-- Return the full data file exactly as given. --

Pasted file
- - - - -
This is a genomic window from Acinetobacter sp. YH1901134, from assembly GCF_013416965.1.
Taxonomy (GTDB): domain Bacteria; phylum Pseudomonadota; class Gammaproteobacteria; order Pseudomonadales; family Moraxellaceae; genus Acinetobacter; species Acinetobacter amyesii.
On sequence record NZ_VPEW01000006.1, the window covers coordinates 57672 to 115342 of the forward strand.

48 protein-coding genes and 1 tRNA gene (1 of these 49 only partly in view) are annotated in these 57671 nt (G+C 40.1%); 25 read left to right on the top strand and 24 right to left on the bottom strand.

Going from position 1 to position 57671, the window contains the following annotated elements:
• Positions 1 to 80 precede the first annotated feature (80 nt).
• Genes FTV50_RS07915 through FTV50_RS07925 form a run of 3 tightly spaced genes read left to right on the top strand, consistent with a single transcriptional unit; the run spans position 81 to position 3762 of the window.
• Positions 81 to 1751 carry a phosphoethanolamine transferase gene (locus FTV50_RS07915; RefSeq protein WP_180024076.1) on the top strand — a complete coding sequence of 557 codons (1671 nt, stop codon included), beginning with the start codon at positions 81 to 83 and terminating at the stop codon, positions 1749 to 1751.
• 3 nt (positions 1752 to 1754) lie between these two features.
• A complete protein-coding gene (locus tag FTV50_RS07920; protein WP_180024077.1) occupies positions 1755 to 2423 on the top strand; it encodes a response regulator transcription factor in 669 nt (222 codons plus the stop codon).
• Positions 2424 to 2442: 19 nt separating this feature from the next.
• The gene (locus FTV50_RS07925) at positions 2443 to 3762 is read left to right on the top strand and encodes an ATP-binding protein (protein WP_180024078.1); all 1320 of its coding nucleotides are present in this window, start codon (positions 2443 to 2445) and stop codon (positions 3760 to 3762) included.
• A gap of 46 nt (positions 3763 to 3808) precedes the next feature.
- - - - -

This is a genomic window from Acinetobacter sp. YH1901134, from assembly GCF_013416965.1.
Taxonomy (GTDB): domain Bacteria; phylum Pseudomonadota; class Gammaproteobacteria; order Pseudomonadales; family Moraxellaceae; genus Acinetobacter; species Acinetobacter amyesii.
On sequence record NZ_VPEW01000006.1, the window covers coordinates 57672 to 115342 of the forward strand.

48 protein-coding genes and 1 tRNA gene (1 of these 49 only partly in view) are annotated in these 57671 nt (G+C 40.1%); 25 read left to right on the top strand and 24 right to left on the bottom strand.

Going from position 1 to position 57671, the window contains the following annotated elements:
• Positions 1 to 80 precede the first annotated feature (80 nt).
• Genes FTV50_RS07915 through FTV50_RS07925 form a run of 3 tightly spaced genes read left to right on the top strand, consistent with a single transcriptional unit; the run spans position 81 to position 3762 of the window.
• Positions 81 to 1751 carry a phosphoethanolamine transferase gene (locus FTV50_RS07915; RefSeq protein WP_180024076.1) on the top strand — a complete coding sequence of 557 codons (1671 nt, stop codon included), beginning with the start codon at positions 81 to 83 and terminating at the stop codon, positions 1749 to 1751.
• 3 nt (positions 1752 to 1754) lie between these two features.
• A complete protein-coding gene (locus tag FTV50_RS07920; protein WP_180024077.1) occupies positions 1755 to 2423 on the top strand; it encodes a response regulator transcription factor in 669 nt (222 codons plus the stop codon).
• Positions 2424 to 2442: 19 nt separating this feature from the next.
• The gene (locus FTV50_RS07925) at positions 2443 to 3762 is read left to right on the top strand and encodes an ATP-binding protein (protein WP_180024078.1); all 1320 of its coding nucleotides are present in this window, start codon (positions 2443 to 2445) and stop codon (positions 3760 to 3762) included.
• A gap of 46 nt (positions 3763 to 3808) precedes the next feature.